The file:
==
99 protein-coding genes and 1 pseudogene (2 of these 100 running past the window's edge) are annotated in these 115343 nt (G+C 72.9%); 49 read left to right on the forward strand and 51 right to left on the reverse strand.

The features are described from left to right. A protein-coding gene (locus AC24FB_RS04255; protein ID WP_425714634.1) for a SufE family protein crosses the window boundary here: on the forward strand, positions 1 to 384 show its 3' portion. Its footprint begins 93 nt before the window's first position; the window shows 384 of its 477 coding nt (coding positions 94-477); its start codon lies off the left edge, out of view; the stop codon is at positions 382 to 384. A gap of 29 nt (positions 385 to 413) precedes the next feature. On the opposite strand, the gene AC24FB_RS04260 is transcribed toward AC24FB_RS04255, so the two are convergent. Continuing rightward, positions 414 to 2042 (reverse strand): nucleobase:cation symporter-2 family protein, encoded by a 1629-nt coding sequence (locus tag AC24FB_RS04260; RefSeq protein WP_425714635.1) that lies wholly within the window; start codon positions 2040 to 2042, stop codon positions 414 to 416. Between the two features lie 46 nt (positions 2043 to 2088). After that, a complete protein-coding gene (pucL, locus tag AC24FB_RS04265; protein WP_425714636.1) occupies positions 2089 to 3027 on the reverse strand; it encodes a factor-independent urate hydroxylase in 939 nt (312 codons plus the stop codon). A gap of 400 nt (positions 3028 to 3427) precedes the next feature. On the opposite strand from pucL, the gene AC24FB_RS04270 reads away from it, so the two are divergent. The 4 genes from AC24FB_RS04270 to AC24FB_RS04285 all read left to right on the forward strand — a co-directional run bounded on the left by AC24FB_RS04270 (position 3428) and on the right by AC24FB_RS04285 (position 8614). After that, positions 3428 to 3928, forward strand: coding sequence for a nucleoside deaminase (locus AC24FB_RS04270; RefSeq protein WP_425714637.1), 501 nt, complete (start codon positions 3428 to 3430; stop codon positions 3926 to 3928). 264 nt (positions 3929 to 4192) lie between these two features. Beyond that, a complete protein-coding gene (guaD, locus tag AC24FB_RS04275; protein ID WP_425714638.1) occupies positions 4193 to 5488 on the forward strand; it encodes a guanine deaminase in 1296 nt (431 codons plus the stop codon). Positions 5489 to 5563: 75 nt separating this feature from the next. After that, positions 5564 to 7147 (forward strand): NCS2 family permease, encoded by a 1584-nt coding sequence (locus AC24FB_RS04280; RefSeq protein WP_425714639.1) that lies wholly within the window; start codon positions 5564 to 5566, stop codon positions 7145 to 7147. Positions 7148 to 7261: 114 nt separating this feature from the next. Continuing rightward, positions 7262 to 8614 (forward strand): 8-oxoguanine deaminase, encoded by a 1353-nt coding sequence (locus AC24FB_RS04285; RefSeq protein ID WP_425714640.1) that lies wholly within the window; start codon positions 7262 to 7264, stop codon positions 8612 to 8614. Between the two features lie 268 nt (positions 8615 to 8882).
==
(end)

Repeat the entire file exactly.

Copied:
99 protein-coding genes and 1 pseudogene (2 of these 100 running past the window's edge) are annotated in these 115343 nt (G+C 72.9%); 49 read left to right on the forward strand and 51 right to left on the reverse strand.

The features are described from left to right. A protein-coding gene (locus AC24FB_RS04255; protein ID WP_425714634.1) for a SufE family protein crosses the window boundary here: on the forward strand, positions 1 to 384 show its 3' portion. Its footprint begins 93 nt before the window's first position; the window shows 384 of its 477 coding nt (coding positions 94-477); its start codon lies off the left edge, out of view; the stop codon is at positions 382 to 384. A gap of 29 nt (positions 385 to 413) precedes the next feature. On the opposite strand, the gene AC24FB_RS04260 is transcribed toward AC24FB_RS04255, so the two are convergent. Continuing rightward, positions 414 to 2042 (reverse strand): nucleobase:cation symporter-2 family protein, encoded by a 1629-nt coding sequence (locus tag AC24FB_RS04260; RefSeq protein WP_425714635.1) that lies wholly within the window; start codon positions 2040 to 2042, stop codon positions 414 to 416. Between the two features lie 46 nt (positions 2043 to 2088). After that, a complete protein-coding gene (pucL, locus tag AC24FB_RS04265; protein WP_425714636.1) occupies positions 2089 to 3027 on the reverse strand; it encodes a factor-independent urate hydroxylase in 939 nt (312 codons plus the stop codon). A gap of 400 nt (positions 3028 to 3427) precedes the next feature. On the opposite strand from pucL, the gene AC24FB_RS04270 reads away from it, so the two are divergent. The 4 genes from AC24FB_RS04270 to AC24FB_RS04285 all read left to right on the forward strand — a co-directional run bounded on the left by AC24FB_RS04270 (position 3428) and on the right by AC24FB_RS04285 (position 8614). After that, positions 3428 to 3928, forward strand: coding sequence for a nucleoside deaminase (locus AC24FB_RS04270; RefSeq protein WP_425714637.1), 501 nt, complete (start codon positions 3428 to 3430; stop codon positions 3926 to 3928). 264 nt (positions 3929 to 4192) lie between these two features. Beyond that, a complete protein-coding gene (guaD, locus tag AC24FB_RS04275; protein ID WP_425714638.1) occupies positions 4193 to 5488 on the forward strand; it encodes a guanine deaminase in 1296 nt (431 codons plus the stop codon). Positions 5489 to 5563: 75 nt separating this feature from the next. After that, positions 5564 to 7147 (forward strand): NCS2 family permease, encoded by a 1584-nt coding sequence (locus AC24FB_RS04280; RefSeq protein WP_425714639.1) that lies wholly within the window; start codon positions 5564 to 5566, stop codon positions 7145 to 7147. Positions 7148 to 7261: 114 nt separating this feature from the next. Continuing rightward, positions 7262 to 8614 (forward strand): 8-oxoguanine deaminase, encoded by a 1353-nt coding sequence (locus AC24FB_RS04285; RefSeq protein ID WP_425714640.1) that lies wholly within the window; start codon positions 7262 to 7264, stop codon positions 8612 to 8614. Between the two features lie 268 nt (positions 8615 to 8882).